• Conditional Access Policies: To provide an additional security layer, AAD administrators can configure different access policies for the various cloud services we implement. As part of this, we can look to block access to certain services based on a device’s location or, if it is outside the corporate network, mandate the use of MFA in these scenarios. There are several flexible options at our disposal.
  • Federation / Single Sign On (SSO): Most applicable for scenarios where we have an existing, on-premise Active Directory forest, implementation of this will help to ensure that users are not continually prompted to sign-in to the Power Platform; instead, simply logging into a domain-joined device will be all that’s needed.

A solution architect will need to advise implementing one, all, or additional features on offer as part of AAD to ensure that our Power Platform users can securely and straightforwardly access the applications built for them. At this stage, it may be appropriate for us to bring in the expertise of dedicated ADD consultants or an Azure solution architect to advise further; because let’s face it, we can’t expect to be domain experts on this topic as well. 😉 Therefore, don’t worry too much about grasping AAD in depth.

Ensuring Business Continuity with the Power Platform

As a fully managed, software-as-a-service (SaaS) platform, Microsoft will handle many aspects of the platform for us and provide us with a level of guarantee for business continuity in a severe outage or a disaster recovery scenario. Nothwithstanding these guarentees, there may still be steps that we, as solution architects, need to implement to ensure our solution continues to work if the unforeseeable occurs. There are several considerations that we should take into account here:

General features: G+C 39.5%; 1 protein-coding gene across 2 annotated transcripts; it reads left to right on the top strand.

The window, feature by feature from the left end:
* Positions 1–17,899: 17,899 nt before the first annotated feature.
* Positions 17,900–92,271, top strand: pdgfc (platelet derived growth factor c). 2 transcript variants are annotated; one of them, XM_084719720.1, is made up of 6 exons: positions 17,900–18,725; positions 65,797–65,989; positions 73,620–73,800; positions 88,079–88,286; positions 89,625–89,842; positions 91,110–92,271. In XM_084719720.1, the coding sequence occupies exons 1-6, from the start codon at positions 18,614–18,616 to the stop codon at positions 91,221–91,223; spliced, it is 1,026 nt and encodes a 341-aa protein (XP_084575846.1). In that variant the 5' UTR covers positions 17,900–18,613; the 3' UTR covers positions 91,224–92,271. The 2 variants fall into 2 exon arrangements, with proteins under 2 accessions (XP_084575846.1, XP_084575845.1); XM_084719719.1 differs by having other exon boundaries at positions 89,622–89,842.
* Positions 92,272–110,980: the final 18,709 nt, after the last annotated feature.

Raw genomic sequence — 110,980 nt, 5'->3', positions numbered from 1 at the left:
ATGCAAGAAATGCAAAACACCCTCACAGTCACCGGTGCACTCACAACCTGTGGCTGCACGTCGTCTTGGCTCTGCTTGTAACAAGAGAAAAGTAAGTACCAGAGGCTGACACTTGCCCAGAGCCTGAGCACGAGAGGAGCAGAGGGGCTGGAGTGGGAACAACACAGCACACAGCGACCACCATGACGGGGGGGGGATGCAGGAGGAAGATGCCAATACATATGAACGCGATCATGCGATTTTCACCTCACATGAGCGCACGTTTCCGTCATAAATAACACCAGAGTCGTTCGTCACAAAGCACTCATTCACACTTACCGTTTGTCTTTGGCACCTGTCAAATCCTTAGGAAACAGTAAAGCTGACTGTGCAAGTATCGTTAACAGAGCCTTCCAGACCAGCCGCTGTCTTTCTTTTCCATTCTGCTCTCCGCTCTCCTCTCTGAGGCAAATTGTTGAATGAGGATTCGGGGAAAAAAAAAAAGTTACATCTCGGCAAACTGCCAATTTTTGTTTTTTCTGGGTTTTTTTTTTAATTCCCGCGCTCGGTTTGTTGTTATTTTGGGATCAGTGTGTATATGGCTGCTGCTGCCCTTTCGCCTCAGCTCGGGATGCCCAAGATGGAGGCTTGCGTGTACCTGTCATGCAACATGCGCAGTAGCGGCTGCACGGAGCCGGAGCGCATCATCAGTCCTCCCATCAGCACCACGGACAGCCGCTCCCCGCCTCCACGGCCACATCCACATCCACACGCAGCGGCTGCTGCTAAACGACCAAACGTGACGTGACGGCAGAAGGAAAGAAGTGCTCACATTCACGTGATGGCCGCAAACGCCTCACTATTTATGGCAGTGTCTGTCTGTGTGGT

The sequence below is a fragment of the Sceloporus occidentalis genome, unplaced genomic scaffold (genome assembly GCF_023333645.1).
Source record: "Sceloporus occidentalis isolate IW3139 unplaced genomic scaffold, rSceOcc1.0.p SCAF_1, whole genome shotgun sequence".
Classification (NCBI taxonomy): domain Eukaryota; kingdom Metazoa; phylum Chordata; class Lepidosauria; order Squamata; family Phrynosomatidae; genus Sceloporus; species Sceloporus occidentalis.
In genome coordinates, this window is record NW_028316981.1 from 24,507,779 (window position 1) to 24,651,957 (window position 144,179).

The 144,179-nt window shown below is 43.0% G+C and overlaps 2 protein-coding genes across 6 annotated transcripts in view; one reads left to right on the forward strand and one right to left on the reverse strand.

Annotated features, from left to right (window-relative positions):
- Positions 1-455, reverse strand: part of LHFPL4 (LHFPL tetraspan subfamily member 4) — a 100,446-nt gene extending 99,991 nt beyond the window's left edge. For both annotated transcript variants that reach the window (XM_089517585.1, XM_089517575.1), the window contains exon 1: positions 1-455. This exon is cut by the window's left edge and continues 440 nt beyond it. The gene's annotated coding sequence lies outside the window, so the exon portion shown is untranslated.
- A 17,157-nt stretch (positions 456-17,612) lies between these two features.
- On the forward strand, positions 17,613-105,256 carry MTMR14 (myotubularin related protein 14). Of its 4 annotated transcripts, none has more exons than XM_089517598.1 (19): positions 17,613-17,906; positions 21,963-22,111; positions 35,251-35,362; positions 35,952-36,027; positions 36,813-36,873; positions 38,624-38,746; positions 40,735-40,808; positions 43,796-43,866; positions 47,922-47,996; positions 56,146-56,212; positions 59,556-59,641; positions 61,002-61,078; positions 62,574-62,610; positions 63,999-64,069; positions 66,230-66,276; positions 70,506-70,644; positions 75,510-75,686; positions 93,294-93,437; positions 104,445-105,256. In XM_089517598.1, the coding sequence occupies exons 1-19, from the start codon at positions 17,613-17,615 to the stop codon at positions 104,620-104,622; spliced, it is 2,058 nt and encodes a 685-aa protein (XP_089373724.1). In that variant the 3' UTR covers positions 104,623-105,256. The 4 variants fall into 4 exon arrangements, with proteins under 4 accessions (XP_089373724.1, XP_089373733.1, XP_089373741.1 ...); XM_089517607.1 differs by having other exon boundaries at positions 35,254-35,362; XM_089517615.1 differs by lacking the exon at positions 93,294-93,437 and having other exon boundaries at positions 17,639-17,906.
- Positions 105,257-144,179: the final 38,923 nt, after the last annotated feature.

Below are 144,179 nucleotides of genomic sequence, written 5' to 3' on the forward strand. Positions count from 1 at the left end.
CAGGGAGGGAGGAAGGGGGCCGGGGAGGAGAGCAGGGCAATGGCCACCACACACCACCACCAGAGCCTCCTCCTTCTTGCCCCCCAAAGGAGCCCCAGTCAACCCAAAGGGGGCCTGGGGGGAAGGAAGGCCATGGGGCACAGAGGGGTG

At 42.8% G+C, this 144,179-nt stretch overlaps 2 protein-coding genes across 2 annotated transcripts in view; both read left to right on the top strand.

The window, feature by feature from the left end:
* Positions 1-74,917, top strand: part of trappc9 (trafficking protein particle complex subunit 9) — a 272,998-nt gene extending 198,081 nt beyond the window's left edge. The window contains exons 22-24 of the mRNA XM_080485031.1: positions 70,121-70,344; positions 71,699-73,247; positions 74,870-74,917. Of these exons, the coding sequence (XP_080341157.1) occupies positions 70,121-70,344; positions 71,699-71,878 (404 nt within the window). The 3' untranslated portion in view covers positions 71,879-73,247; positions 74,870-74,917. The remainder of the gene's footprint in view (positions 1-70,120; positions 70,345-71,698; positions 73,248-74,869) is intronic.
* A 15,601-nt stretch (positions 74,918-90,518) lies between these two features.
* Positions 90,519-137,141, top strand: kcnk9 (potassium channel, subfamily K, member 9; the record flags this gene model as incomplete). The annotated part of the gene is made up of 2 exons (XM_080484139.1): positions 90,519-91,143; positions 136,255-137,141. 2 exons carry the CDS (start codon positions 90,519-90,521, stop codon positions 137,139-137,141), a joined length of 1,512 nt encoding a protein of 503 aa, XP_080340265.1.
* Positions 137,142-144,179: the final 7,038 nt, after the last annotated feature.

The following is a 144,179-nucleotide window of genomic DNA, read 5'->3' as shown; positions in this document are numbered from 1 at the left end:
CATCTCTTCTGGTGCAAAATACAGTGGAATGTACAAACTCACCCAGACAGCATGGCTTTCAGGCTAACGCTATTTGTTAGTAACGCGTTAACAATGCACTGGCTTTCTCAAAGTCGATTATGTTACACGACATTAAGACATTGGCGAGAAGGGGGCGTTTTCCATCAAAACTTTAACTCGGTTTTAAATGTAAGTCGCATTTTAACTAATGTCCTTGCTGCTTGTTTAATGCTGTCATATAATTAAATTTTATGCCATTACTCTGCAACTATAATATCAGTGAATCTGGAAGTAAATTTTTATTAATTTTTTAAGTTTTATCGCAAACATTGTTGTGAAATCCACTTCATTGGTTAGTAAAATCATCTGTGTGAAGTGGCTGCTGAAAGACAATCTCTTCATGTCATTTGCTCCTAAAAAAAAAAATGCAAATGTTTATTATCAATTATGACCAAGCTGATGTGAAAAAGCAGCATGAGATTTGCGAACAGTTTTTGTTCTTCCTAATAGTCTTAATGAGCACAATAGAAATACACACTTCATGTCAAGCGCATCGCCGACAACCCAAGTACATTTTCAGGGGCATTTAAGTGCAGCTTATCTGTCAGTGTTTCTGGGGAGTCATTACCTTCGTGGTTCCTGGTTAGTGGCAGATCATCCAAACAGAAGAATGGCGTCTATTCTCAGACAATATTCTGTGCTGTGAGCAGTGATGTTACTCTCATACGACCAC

• Is it sufficient to rely on the system Dataverse backups that Microsoft performs on our behalf, or do we need to create our own manual backups on top of this? Using backups to restore our environment, potentially to a different region, will be something we need to plan for in a disaster recovery scenario. It may also be prudent to consider and implement backups to other locations, such as an on-premise location or another public cloud provider, but there may be some technical challenges to overcome if this is required (given that we can’t just download a backup of our Dataverse environment).
  • Ensuring we have all aspects of our solution stored in source control, leveraging the approaches we’ve spoken about previously in the series, will allow us to perform “clean slate” restores, should the need arise. As part of this, we’ll need to consider restoring any configuration and business data.
  • Typically, as part of disaster recovery planning, we need to work towards a specific recovery time objective (RTO), which provides the organisation with an indication of the amount of time it will take to get us back to normal. Ensuring that we communicate an accurate timescale here and, most crucially, that we’ve performed a full test to verify any assumptions will be vital.

Many of the requirements here will be largely dictated by the organisation in question, its size and industry type, and no two projects or businesses are the same in this regard. Therefore, the solution architect may have to spend considerable time planning and implementing bespoke technical solutions to ensure we can maintain business continuity at all times.